Besides meeting my coworker Adam for lunch, one of my current triggers for driving clear across town is the Kurobuta Ham Panini. The bread is toasted hard with a snappy crust, which I normally avoid but is brilliantly sour and tasty. Its interior is softened by a thin spread of quietly confident homemade chutney, and it's a good platform for the black pork. The ham, true to its name, is robust and pink and dark and marbled and ever-so-slightly briny. White cheddar pulls and drapes and makes everything even nicer.
They do salads, of course, and put everything into crisp, recycled-looking to-go boxes.
To drink I like their Blueberry Lemonade, but they also make a dandy, strongly chocolatey iced mocha.
Outside the warehouse and the deli counter is a pleasant outdoor patio with strains of classic rock. Surfas has a good-sized parking lot, the easier to stagger to your car with your Hamilton Beach Triple Spindle Malt Mixer.
( Categories: Cuisines (by Region), Bakery/Patisserie, American, Coffee/Tea/Desserts, Santa Monica/Culver City, Sandwiches/Burgers/Hot Dogs )
Our ritual: after achieving tonsorial brilliance for Bianca at Static Salon (ask for Tony), we walk hand in hand along Melrose to grab brunch from Blu Jam. It's smack in the heart of Melrose's Shopping District, where an expensive footwear shop or a tattoo and piercing parlor is a stone's throw in any direction.
Named after the location's historical identity as a blues and jazz club--not a stylized fruit spread--Blu Jam emits a typically high-end coffee haus demeanor with an experienced kitchen. The claustrophobic sidewalk area is a jumble of umbrellas; the interior has a wall of brick, benches of blond wood, soaring log cabin ceiling beams, and inoffensive classic rock. You will invariably be seated by a pair of complainy white girls on your left and a trio of guffawing dudes on the right.
The Homemade Vegan Split Pea Soup is our current favorite comfort liquid, a pear-hued purée sweetened by the freshness of the peas. Herb-crusted croutons retain a deafeningly crunchy aspect. The Potato Leek soup is more earthy and very nearly as good. Note the newly color-conditioned and blown-out Bianca enjoying the last of her soup.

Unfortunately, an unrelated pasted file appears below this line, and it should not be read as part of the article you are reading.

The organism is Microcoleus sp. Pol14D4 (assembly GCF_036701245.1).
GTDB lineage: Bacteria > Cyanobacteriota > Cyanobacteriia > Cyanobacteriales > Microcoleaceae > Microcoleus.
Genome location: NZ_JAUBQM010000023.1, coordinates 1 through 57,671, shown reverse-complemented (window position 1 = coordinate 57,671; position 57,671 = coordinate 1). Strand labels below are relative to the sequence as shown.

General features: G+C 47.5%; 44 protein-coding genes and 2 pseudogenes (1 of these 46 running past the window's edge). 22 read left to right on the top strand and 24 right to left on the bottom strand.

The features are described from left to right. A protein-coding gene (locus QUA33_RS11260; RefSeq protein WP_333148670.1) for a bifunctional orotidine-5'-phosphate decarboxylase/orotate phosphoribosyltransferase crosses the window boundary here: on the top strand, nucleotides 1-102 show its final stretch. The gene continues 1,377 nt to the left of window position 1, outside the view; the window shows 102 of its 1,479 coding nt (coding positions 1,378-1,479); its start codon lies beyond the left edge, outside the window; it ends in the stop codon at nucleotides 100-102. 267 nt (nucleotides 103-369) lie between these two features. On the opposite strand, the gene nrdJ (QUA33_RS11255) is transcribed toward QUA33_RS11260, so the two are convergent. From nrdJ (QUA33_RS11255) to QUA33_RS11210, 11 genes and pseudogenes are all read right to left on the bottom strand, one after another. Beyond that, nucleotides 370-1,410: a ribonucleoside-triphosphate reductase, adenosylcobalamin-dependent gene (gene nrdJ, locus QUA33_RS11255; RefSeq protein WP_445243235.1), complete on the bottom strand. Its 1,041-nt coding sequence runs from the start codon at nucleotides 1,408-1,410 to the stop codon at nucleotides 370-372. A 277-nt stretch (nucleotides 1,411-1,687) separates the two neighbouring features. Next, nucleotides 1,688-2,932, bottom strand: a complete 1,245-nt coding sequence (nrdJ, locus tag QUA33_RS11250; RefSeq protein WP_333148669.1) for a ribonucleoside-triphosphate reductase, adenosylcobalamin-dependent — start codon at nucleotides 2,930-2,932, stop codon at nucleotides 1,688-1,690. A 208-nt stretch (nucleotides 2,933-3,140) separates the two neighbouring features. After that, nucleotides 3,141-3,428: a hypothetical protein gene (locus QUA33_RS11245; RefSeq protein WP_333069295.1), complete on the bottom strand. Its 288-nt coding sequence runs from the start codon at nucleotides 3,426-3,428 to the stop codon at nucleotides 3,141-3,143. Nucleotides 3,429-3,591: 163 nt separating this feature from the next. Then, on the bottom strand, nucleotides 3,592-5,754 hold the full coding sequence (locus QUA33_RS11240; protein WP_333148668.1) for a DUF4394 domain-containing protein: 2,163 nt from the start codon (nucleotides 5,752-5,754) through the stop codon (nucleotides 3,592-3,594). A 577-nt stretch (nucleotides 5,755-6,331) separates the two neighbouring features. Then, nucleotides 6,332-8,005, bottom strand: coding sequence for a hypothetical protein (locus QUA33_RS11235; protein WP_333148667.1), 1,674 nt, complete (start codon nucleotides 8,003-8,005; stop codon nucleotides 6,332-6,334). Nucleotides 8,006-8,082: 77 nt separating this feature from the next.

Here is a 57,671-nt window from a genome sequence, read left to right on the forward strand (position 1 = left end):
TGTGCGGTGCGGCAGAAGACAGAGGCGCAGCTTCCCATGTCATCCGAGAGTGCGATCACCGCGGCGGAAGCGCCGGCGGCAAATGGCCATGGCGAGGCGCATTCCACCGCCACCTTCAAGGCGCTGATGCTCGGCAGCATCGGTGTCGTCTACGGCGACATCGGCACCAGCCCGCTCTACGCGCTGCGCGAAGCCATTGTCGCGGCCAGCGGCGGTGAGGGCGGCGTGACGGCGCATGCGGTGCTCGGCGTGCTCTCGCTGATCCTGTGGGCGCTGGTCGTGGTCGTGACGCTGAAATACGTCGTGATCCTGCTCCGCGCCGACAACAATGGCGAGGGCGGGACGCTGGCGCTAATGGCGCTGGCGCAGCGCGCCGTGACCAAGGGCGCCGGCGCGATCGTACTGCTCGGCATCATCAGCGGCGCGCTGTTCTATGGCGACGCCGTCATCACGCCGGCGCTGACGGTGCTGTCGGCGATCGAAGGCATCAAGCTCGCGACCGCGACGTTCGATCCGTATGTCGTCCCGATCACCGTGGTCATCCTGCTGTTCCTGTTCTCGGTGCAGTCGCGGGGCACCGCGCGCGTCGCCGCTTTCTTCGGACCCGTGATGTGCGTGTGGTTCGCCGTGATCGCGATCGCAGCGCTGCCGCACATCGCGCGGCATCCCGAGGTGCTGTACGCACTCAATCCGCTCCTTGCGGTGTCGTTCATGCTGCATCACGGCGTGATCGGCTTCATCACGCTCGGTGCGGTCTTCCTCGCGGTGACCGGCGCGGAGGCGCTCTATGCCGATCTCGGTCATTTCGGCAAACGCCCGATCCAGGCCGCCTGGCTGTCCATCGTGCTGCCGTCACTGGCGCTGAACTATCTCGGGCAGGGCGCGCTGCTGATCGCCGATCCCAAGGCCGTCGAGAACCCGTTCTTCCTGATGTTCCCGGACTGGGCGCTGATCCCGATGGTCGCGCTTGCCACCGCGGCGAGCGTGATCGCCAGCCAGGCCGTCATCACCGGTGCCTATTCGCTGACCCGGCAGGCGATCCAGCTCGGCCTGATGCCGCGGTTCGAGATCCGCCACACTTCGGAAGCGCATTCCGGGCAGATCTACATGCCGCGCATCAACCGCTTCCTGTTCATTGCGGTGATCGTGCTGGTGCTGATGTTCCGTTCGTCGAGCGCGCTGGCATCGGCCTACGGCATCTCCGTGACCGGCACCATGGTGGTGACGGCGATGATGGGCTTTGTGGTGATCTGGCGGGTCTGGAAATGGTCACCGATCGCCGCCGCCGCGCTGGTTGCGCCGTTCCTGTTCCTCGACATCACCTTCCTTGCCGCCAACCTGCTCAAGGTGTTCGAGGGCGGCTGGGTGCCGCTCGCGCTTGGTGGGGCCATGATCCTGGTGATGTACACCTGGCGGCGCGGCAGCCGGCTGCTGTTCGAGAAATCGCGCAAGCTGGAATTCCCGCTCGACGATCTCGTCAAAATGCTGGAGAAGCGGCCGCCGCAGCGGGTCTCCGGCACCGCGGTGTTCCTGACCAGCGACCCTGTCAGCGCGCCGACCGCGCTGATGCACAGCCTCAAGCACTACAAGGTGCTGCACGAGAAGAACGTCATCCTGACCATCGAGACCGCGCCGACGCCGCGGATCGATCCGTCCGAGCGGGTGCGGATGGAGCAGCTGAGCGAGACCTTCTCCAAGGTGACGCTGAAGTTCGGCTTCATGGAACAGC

A Veggie Heaven Wrap, also vegan, sounds like a typically halfhearted attempt to cater to those with the audacity not to eat meat, but it's nicely constructed for such simplicity. Chopped veggies--carrot, zucchini, bean sprouts, lettuce, cherry tomato, avocado, mint--all play well together and share secrets with a drippy balsamic vinaigrette, in a grilled flour tortilla. Bink gets this with fruit on the side.
The Power House breakfast is not the desperate, expressionless, "sigh, at least it's low-carb, right?" health-minded breakfast typically available at other cafes (Eat Well, I'm looking at you). It's a brawny pair of firmly flame-broiled chicken breasts, heaped on six egg whites beaten into tofu-like density and striated with green, green spinach.
The best part of this is the sautéed cherry tomatoes and basil, which collapses nearly into a marinara faint. The tomato flavor is wonderfully dominating, and a couple of shakes of Cholula make my midmorning.
Like a plate of chilaquiles on a motorbike to Hell, the Migas has a sassy kick but not as tempestuous as the menu suggests. Bell peppers, eggs, disappearing bits of beef chorizo sausage, and the ever-present cherry tomato halves are clustered with tortilla chips. The effect is totally ungreasy, although I wouldn't have minded if it was.
With this mess is a jumble of crispy Red Potatoes, diced and rendered until crunchy french-frian ends are infused with the potatoness.